The clams cook in just about 15 minutes, and the process is easy enough to do while your guests assemble their drinks. But you will want to do a little prep before everyone gets there: Soak your clams for at least 20 minutes in cool water. If they're farmed clams, they probably won't release much grit; if they're wild, they may release a lot. Either way, after the 20 minutes are up, lift the clams out of the bowl and transfer them to another clean bowl. (Don't pour them out or you'll end up dumping the sand back on top.) If there is a lot of grit in the bowl, soak them in fresh, cool water for another 20. If not, give them a quick rinse, scrub the shells to make sure they're also free of grit or mud, and tap any open clams to make sure they close back up. Then stash them in a bowl in the fridge covered with nothing but a slightly damp kitchen towel until you're ready to cook.

While the clams are soaking, chop up a little garlic, and measure out the wine, sherry, olives, and anything else you want to prep ahead. The recipe calls for piment d'Espelette, a chile powder that hails from the Basque region, but you could use Aleppo-style pepper or even hot paprika in its place. Slice up some crusty bread, drizzle it with olive oil, and get it into the toaster. You'll want plenty of bread for soaking up all the shellfish broth (IMHO the main reason to steam any bivalves).

Getting the ingredients ready for clam-steaming should only take a few minutes, so you'll have time to do some appetizer prep. This minimalist salad from chef and cookbook author Danielle Alvarez starts with crisp, juicy iceberg lettuce, gets doused in a simple, herbal vinaigrette, and then topped with creamy, tangy feta cheese.

Prep the dressing first: In a jar, combine sliced shallots with white wine vinegar, and leave them to sit for 15 minutes so that the shallots have time to soften. Then add olive oil and lots of oregano and shake to combine.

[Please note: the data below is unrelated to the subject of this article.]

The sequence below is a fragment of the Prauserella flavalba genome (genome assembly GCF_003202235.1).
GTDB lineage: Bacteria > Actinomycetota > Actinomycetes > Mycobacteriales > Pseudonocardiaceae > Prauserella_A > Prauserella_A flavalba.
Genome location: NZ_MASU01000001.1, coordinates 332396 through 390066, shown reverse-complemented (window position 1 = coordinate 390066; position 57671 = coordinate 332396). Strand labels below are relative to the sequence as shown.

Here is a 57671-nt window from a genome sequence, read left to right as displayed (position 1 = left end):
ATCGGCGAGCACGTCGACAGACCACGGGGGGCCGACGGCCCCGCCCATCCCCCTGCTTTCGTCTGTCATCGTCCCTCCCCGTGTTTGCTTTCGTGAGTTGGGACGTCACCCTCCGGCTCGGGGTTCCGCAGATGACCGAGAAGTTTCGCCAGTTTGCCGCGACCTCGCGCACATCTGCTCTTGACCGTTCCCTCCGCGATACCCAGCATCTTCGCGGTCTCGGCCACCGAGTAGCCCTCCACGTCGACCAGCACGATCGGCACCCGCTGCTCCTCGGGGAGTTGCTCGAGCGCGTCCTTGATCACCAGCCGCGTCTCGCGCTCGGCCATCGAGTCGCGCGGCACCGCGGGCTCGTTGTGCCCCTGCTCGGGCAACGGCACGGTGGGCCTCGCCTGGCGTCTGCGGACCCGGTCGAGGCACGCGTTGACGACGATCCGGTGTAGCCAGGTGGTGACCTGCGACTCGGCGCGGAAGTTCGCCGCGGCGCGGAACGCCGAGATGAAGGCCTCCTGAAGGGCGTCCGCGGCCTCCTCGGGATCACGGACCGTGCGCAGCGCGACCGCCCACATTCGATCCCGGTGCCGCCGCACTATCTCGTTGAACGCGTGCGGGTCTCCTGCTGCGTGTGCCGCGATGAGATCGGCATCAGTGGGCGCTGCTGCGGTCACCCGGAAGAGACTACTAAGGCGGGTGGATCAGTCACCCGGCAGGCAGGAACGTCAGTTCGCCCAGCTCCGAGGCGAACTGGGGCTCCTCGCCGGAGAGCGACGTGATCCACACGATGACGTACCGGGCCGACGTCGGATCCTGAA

While the shallots soak, slice up one or two heads of iceberg, depending on the number of guests. If you're ready to eat, spread the thin wedges of lettuce out on a platter. (Ready early? Stash them in the fridge.) To finish, drizzle the dressing and crumble feta all over, and top with some herbs-the recipe calls for dill and chives, but you can use any tender herbs you love or have on hand.

Frankly, I could eat a bowl of freshly whipped cream for dessert and be perfectly happy. But, at a dinner party you may want a little more than that. Pick up some berries-any berries, but know that strawberries will require a little more prep (hulling and slicing). If you opt for blackberries, raspberries, or blueberries, they're good to go. Toss whatever you choose with a little sugar and a smidge of salt and leave them to get juicy.

Meanwhile, whip some cream with more sugar and a little vanilla. Again, you could do this just before serving, but you could also do it up to two hours in advance. (Just keep it chilled until ready to serve.) Former Epi food editor Anna Stockwell is a big proponent of group-effort whipped cream: She passes a big bowl of cream and flavorings around the room and lets each guest whisk by hand until their arms tire, at which point they pass it on to the next person, like a delicious variation of the game telephone. Which way you go depends on what kind of host you like to be.

To serve, stir a few of the juicy berries into the cream, or just dollop alternating layers of each into glasses and pass them on. If you'd like something crunchy, put out a few store-bought cookies like shortbread or almond biscotti on the side. And pour another round of that opening cocktail. It's not even 9 p.m. yet, there's still plenty of time before everyone has to head home.